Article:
Listening to the trickle of the falls in their diminished intermittent mode was good therapy and I did not want to leave. However, I was covering new ground and believed it prudent to allow plenty of time to return to the trusty pickup. That being so, I did not capture as many images as I would have liked. However, I will have a keen eye out for reports of big rains in the area and then beat a path back.

white trees

These poplar trees south of Russellville AR on U.S. Highway 64 are a dramatic presence in this field. "Golden Hour" sun splashes over the scene.

If you have an opportunity, or conversely you have nothing better to do and want to do something different, make an opportunity and sally forth to see some winter magnificence. It awaits you.


waterfall closeup

Click here for more waterfall and barn pictures

See our weekly photo-only gallery which has all of the weekly Corndancer and Grist pictures, plus some cool ones which are not displayed on either site.

This week there are nine pictures. See more angles on  the Corndancer barn and views the waterfall you’ve observed on this page. Click to here to go there.

Thanks for dropping by

Joe Dempsey
Weekly Grist for the Eyes and Mind

Meandering through the mountains (again)

Roasting Ear Creek Stone County AR

Where Roasting Ear (properly pronounced rohsn'ear and spelled roasn'ear) Creek crosses Mitchell Road in Stone County, Arkansas there is a nice low water bridge downstream from which is this vista of winter-bare-bones-pristine boondocks beauty.

My forays to the mountains are not normally as closely spaced as the one week before last, and this one. However it did lend the opportunity to observe the big difference a couple of weeks can make in the boondocks when winter is closing in. Most of the trees were bare this time. Not a bad thing mind you. Now we can see more of what Mother Nature has to offer. Speaking of which, this adventure started on the Photo of the Week page at Corndancer dot-com. Click here to go there and see a closer upper of the tree on the creek you see above and a couple of other wild territory shots.

Old barn near Woodward Arkansas

The election is history, but not the signs. This old barn stands on Arkansas Highway 263 near Woodward in Stone County, Arkansas. Note to candidates. Come get your signs.

On the way to the mountain snippets of coolness, one always passes the omnipresent old barns and commercial structures which stand as silent witnesses to times which were simpler and less cluttered with “conveniences.” I say that with my tongue firmly ensconced in my bewhiskered cheek because were it not for several of these conveniences, namely digital cameras, butt-kicking computers and software, and high-speed internet, I could not send nor could you receive this dispatch. And we would not want that.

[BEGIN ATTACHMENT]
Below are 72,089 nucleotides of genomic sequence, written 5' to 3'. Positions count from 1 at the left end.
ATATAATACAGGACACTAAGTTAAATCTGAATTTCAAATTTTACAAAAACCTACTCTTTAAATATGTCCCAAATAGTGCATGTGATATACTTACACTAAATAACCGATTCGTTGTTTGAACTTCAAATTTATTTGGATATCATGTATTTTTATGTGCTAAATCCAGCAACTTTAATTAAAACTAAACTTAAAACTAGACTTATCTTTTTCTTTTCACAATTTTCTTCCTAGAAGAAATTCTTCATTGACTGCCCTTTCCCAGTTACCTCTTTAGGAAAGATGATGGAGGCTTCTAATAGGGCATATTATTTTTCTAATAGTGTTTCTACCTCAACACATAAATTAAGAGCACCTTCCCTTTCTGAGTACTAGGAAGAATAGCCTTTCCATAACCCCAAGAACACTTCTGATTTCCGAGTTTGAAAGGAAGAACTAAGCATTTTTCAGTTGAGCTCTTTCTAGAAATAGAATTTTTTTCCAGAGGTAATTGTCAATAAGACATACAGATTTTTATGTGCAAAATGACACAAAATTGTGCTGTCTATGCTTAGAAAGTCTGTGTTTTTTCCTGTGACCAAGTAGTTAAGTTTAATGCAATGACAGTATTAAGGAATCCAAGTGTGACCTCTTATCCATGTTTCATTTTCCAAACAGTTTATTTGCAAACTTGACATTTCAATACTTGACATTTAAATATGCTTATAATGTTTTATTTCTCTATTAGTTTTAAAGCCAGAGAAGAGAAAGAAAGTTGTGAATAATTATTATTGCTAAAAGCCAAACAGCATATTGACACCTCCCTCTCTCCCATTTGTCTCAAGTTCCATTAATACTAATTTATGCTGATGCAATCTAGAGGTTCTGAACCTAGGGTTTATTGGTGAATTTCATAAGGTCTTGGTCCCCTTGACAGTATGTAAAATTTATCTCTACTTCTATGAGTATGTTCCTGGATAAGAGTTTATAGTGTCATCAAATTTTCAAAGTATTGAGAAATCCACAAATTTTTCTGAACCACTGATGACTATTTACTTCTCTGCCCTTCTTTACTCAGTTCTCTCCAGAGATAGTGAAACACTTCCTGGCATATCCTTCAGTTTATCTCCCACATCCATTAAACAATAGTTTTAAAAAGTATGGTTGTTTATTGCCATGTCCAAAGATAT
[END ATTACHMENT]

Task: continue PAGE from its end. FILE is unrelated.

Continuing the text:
fifty six arkansas

Fifty Six Arkansas, population 163. It is the nearest town to Blanchard Springs Caverns, one of the nations premier underground cavern attractions.

My friend, Frank Girolami, creator of  the fine blog A Frank Angle, asked that in my wandering around my home state if I had the opportunity to post something about the town of Fifty-Six, Arkansas, would I?  Well Frank, I was in the neighborhood so here it is.

old store at almond arkansas

This old store and a cross roads are about the crop at Almond, Arkansas. At one time this was probably the epicenter of what was happening in the community.

On the way back to my weekend temporary headquarters at a friend’s lake house on Greers Ferry Lake, I took a wrong turn (imagine that!). As a net result, I happened across the old store above. Methinks that one more time Providence steered me toward a worthy target I would have missed otherwise. And who is one to question Providence. Certainly not I.


See our weekly picture only gallery with all of the Corndancer and Weekly Grist pictures plus some that are not published elsewhere. See some big ol’ truck ruts where some poor soul drove a bit to far, a lake cliff and more. Click here go to there.

Thanks for dropping by,

Joe Dempsey
Weekly Grist for the Eyes and Mind

Kirksey Country

Fendley Store, Fendley AR

Fendley Store was opened by Kirksey family members in 1907 and closed in the forties. The Kirkseys have kept it in serviceable condition since its closing. Seemed like the right thing to do.

When you pull into Fendley, Arkansas it’s hard to miss Fendley Store. There’s not much else from an urban development viewpoint and that’s not a drawback if you happen to be a Kirksey. As a matter of fact, it’s close to ideal.

See the old Kirksey house at Corndancer dot com

The family has lived on this real estate since around 1874. Across the road from the store in one direction is the home of one of the original Kirkseys, still in use by a Kirksey.